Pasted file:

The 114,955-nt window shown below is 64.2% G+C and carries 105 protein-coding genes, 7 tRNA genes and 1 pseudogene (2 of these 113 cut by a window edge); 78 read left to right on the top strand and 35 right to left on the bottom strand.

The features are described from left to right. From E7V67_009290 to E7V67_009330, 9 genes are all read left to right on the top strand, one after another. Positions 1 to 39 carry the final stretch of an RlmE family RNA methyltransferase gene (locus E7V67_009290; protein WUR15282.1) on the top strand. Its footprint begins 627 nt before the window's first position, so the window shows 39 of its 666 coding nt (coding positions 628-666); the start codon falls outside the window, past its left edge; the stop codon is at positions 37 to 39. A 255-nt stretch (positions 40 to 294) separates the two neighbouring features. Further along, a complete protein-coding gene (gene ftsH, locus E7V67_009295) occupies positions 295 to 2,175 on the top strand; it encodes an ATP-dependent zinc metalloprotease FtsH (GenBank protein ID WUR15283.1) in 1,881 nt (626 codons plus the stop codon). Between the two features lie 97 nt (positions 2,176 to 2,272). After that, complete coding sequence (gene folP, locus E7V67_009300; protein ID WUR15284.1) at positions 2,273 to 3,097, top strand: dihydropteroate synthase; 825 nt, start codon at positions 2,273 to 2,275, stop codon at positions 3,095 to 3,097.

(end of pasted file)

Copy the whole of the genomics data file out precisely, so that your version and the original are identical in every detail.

The 114,955-nt window shown below is 64.2% G+C and carries 105 protein-coding genes, 7 tRNA genes and 1 pseudogene (2 of these 113 cut by a window edge); 78 read left to right on the top strand and 35 right to left on the bottom strand.

The features are described from left to right. From E7V67_009290 to E7V67_009330, 9 genes are all read left to right on the top strand, one after another. Positions 1 to 39 carry the final stretch of an RlmE family RNA methyltransferase gene (locus E7V67_009290; protein WUR15282.1) on the top strand. Its footprint begins 627 nt before the window's first position, so the window shows 39 of its 666 coding nt (coding positions 628-666); the start codon falls outside the window, past its left edge; the stop codon is at positions 37 to 39. A 255-nt stretch (positions 40 to 294) separates the two neighbouring features. Further along, a complete protein-coding gene (gene ftsH, locus E7V67_009295) occupies positions 295 to 2,175 on the top strand; it encodes an ATP-dependent zinc metalloprotease FtsH (GenBank protein ID WUR15283.1) in 1,881 nt (626 codons plus the stop codon). Between the two features lie 97 nt (positions 2,176 to 2,272). After that, complete coding sequence (gene folP, locus E7V67_009300; protein ID WUR15284.1) at positions 2,273 to 3,097, top strand: dihydropteroate synthase; 825 nt, start codon at positions 2,273 to 2,275, stop codon at positions 3,095 to 3,097.